The Graet Batsby: Daisy Buchanan


Character: Daisy Buchanan

Mrs. Daisy Buchanan of East Egg, Long Island is one of the main characters of F. Scott Fitzgerald’s “exquisitely crafted tale,” The Great Gatsby. Daisy is married to a Mr. Tom Buchanan, a man of great wealth, with whom she had one daughter. Daisy is the ideal aristocratic American women, living with ease and spending her days lazing about. Like many of the other characters in Fitzgerald’s book, she changes throughout the tale, gradually growing into a person that is practically unrecognizable from her self in the beginning of the novel.
When the novel begins and the narrator, Nick Carraway, first introduces the reader to Daisy Buchanan she is seen as a happy, energetic, and witty person. She acts very sophisticated while still entertaining the idea that she is laid back and very engaging. It is obvious to the reader from the beginning that Daisy is a very sarcastic person and that she is also cynical, but in a way she seems to be at perfect ease and acts as though she cares for those around her, but with an indifferent manner. She especially seems to be indifferent about her daughter, whom she rarely speaks of and when she does, she speaks with little affection for the child. During Daisy’s first appearance her husband, Tom, gets a phone call from his secret lover with whom he had been seeing for some time. During the scene Daisy emanates an odd aura, acting a tad superficially and she gets very jealous, as any women would when her husband goes behind her back in such a scandalous and cruel way.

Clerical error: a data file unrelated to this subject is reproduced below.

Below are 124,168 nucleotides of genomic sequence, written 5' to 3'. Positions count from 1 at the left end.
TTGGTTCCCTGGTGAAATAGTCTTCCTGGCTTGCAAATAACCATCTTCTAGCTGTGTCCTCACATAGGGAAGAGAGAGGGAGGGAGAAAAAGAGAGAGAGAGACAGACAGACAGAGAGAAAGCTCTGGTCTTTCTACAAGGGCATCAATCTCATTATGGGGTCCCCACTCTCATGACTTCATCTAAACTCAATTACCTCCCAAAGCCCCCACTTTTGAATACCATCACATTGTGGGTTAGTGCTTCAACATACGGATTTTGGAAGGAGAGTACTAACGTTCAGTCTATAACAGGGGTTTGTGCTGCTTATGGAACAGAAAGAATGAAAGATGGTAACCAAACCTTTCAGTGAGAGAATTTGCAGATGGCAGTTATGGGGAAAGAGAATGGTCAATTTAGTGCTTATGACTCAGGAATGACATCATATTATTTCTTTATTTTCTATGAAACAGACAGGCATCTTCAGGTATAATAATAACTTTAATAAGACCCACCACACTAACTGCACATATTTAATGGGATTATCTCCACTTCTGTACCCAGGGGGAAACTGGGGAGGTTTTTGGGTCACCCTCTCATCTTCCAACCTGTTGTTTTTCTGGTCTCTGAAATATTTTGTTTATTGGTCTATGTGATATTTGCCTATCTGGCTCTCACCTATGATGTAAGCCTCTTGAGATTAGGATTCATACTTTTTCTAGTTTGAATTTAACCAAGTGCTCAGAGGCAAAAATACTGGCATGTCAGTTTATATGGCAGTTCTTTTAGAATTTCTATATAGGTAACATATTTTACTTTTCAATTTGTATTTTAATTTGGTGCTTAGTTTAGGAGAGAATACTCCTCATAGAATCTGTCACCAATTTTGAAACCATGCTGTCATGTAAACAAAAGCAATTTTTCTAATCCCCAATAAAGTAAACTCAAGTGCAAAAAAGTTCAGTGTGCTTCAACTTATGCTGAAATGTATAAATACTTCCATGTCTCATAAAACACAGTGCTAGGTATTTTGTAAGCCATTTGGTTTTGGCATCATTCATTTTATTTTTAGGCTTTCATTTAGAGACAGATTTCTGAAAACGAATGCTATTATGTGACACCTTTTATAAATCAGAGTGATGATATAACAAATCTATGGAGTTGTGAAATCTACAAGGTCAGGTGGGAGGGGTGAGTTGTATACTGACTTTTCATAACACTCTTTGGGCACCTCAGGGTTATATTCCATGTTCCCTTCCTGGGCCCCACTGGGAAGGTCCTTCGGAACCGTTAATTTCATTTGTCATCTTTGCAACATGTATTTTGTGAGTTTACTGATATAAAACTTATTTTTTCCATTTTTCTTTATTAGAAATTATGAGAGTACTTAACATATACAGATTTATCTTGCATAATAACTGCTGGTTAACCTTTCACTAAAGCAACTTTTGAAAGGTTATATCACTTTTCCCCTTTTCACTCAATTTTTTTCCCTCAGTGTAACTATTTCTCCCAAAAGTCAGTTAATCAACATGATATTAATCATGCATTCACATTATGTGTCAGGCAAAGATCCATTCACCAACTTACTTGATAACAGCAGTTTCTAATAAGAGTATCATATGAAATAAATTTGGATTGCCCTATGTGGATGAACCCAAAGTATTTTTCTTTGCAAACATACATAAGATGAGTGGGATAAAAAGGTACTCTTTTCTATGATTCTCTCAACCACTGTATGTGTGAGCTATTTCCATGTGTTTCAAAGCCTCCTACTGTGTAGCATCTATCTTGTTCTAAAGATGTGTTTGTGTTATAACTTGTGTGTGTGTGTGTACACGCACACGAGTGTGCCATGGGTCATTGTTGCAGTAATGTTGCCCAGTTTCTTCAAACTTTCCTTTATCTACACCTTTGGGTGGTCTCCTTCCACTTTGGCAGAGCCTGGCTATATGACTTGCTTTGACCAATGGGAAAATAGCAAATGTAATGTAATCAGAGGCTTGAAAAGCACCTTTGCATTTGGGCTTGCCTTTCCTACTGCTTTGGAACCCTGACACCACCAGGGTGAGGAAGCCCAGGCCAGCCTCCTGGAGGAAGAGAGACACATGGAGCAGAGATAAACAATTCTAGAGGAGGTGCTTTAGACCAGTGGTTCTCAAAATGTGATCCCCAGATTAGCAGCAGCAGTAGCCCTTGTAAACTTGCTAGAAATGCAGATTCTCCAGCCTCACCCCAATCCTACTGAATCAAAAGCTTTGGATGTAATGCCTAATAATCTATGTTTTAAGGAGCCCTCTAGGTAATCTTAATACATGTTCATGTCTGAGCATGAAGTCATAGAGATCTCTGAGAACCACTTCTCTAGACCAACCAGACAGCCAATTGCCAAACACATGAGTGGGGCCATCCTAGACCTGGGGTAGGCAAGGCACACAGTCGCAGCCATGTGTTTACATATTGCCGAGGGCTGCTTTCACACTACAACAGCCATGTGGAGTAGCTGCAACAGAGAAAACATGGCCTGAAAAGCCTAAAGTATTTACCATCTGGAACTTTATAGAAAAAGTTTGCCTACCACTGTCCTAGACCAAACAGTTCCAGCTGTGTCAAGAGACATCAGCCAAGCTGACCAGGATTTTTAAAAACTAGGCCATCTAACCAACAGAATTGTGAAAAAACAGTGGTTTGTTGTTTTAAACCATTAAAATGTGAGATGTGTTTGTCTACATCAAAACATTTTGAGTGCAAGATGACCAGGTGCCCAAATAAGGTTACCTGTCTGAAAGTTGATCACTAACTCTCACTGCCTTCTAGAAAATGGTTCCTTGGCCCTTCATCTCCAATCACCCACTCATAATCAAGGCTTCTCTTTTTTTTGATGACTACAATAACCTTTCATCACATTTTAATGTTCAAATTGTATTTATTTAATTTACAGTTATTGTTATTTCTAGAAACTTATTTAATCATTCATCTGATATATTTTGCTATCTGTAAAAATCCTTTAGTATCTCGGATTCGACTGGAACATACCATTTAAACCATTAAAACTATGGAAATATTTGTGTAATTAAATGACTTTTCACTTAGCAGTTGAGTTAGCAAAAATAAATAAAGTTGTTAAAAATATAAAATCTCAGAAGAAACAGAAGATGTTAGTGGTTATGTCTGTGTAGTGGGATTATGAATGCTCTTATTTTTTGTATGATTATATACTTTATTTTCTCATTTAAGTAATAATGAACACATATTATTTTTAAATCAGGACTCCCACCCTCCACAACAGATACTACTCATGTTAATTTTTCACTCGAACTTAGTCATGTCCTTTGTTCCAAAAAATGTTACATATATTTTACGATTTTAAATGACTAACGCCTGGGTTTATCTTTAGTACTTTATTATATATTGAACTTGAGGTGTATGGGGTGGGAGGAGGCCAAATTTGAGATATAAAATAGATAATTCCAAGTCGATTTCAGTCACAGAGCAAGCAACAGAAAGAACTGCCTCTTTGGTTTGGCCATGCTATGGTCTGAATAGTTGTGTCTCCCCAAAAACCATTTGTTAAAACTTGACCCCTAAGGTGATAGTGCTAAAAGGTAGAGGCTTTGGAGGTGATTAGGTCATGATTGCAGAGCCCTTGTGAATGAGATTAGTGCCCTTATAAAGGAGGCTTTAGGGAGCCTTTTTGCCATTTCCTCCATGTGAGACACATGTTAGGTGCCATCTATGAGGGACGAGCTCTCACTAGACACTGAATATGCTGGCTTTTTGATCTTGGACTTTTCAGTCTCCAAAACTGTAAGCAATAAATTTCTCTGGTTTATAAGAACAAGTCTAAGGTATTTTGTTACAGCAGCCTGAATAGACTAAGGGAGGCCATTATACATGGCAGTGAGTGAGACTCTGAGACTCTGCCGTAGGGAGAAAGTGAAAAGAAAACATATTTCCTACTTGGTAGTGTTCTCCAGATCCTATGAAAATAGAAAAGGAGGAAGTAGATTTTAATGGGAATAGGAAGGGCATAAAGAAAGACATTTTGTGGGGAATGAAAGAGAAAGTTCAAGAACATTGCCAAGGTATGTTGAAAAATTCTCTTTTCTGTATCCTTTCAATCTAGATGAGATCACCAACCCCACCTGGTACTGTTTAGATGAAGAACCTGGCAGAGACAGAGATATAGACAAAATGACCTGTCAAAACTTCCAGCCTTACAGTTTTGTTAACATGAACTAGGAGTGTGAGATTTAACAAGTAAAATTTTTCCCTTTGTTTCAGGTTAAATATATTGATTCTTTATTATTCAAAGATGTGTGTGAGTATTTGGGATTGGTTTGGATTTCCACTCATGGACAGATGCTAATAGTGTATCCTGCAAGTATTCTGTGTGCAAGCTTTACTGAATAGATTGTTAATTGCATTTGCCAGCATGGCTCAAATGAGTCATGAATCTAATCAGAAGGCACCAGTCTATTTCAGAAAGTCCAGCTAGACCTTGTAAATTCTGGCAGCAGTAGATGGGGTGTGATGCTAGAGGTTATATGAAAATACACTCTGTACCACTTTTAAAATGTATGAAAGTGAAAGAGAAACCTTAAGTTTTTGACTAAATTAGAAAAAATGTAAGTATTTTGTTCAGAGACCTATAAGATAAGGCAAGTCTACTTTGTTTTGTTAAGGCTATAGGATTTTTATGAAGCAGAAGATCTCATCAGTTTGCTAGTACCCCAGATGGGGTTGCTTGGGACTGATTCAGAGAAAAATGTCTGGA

As stated earlier, Daisy goes through many stages throughout the book. The second stage takes place when she meets her old lover, Jay Gatsby, again in a secret meeting that is arranged at Nick Carraway’s house. During the meeting she seems to truly care for Jay and acts as though she is perfectly happy and completely in love. Her mood seems to be elevated in the chapter; she does not seem as careless and indifferent...